The Comedy of Terrors (1963)

horrorathon-2

A Graveyard Smash!

Four of classic Hollywood’s biggest horror icons together in a macabre comedy? Even if you’re not a diehard horror fan how can you turn down a film like this (if only Bela Lugosi had lived longer)? Each icon in The Comedy of Terrors plays to their strengths in this sitcom-like set up in which a group of characters, not all of whom can stand each other are forced to live and work together and have no way out of it. Surely there was potential in this to be a TV sitcom, at the short and sweet run time of only 83 minutes it feels like an extended TV episode.

Right of the bat the exposition explaining the film’s set up is a joy to listen to with the perfect comic timing from Vincent Price mercilessly insulting everyone to Boris Karloff’s random one-liners. Despite the film’s macabre tone, it does have an innocent element to it such as Price’s reaction to Peter Lorre’s poorly made coffin, “No one in their right mind would be caught dead in a thing like that”; nothing beats a distinguished actor delivering a corny pun.

Basil Rathbone is presented as the villain of the film, partially due to him being Basil Rathbone acting in an antagonist manner however his character isn’t doing anything wrong, he’s just trying to collect the debt he is owed from his tenants. Then again going all the way back to the Bible, those who collect owed money are always portrayed with scorn. After The Adventures of Robin Hood, The Comedy of Terrors has to be Basil Rathbone’s best ever moments on screen, showing off the full range of his talents from his swordsmanship and ability to recite Shakespeare all while hamming it up.

Vincent Price’s anti-hero is one real bad guy of the film, causing misery to those around him. Yet we still gravitate towards him in a reverse of the Basil Rathbone situation; because he’s Vincent Price. The relationship between Price and Lorre is the centrepiece of the film in a Pinky and The Brain like dynamic. I’m also surprised I didn’t notice Peter Lorre’s mask double until I had it pointed out to me, it’s the one aspect of the film which is actually creepy. Likewise, the other great member is the great Orangey aka Rhubarb the cat. As a cat lover, I appreciate the shots of the many shots the mean looking but still adorable feline.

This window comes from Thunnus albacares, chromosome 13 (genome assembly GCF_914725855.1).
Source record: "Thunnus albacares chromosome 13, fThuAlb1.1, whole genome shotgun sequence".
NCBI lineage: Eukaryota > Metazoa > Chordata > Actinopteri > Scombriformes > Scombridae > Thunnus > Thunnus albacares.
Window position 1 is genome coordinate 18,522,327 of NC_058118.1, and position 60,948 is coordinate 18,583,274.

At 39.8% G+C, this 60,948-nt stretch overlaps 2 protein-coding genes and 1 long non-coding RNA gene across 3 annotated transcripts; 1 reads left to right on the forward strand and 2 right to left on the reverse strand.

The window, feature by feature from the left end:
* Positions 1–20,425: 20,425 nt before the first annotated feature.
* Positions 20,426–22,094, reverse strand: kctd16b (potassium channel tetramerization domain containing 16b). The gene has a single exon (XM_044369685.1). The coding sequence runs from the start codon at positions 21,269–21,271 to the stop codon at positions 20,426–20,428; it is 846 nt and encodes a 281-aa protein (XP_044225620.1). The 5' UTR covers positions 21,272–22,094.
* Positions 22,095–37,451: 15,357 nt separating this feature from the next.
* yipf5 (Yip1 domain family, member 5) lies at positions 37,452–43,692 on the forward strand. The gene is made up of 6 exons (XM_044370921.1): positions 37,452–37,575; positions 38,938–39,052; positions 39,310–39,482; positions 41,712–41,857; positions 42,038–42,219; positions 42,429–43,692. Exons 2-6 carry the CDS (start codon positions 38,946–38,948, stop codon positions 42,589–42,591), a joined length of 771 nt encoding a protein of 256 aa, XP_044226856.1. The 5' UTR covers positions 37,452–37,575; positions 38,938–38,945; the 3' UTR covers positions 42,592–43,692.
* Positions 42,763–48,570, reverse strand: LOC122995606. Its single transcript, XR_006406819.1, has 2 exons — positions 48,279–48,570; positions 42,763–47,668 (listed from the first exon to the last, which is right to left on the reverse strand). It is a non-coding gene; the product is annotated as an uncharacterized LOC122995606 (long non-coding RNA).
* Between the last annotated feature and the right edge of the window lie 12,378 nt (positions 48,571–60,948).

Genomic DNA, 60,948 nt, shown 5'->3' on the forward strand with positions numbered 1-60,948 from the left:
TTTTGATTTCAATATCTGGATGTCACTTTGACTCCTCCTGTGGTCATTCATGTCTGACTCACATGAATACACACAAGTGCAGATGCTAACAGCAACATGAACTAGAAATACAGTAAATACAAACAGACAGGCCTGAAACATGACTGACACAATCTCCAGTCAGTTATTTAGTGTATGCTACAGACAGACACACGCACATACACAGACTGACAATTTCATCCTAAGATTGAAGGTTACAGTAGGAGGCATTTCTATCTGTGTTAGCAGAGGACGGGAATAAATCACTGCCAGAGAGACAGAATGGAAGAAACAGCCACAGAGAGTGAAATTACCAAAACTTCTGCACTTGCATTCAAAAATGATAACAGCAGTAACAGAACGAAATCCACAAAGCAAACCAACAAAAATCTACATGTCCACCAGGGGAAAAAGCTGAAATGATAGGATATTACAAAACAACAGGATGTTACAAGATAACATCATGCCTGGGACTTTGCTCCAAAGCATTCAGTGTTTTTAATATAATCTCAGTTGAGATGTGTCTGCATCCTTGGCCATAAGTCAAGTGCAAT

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The Prize (1963)

A Different Kind of Stockholm Syndrome

The Prize is my second favourite Hitchcock film he didn’t direct (my favourite being 1941’s All Through the Night). It’s not instantly engaging from the start as there is a lot of setting up to do but becomes more and more tense as the film progresses. In classic Hitchcock fashion, once the mystery kicks in your left scratching your head wondering if the protagonist just paranoid or is something fishy really going on.

I consider The Prize one of Paul Newman’s best films, giving him the opportunity to show off his not often exposed comedic chops. Newman is one of few select actors in which I can ask the question, “honestly, who doesn’t like Paul Newman?”; does there exist a more likable screen presence?  Likewise, Edward G. Robinson’s role is reminiscent of his part in The Whole Town’s Talking, playing a dual role of characters identical in appearance but with polar opposite personalities; while the hotel setting rings a bell of MGM’s own Grand Hotel some 31 years prior. plus when you set your movie in Sweden it seems inevitable that someone will mention Greta Garbo along the way. Hitchcock himself also never fully took advantage of the cold war. Torn Curtain, although I do think is underrated, is imperfect while Topaz is one of his dullest outings. It’s satisfying to see a superb Hitchcockian thriller with a plot about West vs. East.

North By Northwest has the auction scene in which Cary Grant makes a fool of himself to get caught by the police in order to get away from the bad guys; The Prize has the same scene but ups the ante with having it taking place during a nudist meeting and of course naturally of all the countries in the world to a nudist meeting, where else but Sweden. The Prize is not quite Hitchcock’s greatest hits but it’s the closet a film comes to being so. There are other allusions to other Hitchcock films including The Lady Vanishes, Foreign Correspondent, Saboteur, and Torn Curtain. Hang on, that one didn’t come until three years after this movie. Huh, was Hitchcock inspired by this Hitchcock clone/rip-off/ homage/whatever you want to call it. As far as imitations of someone else’s work goes it doesn’t get pulled off any better than this.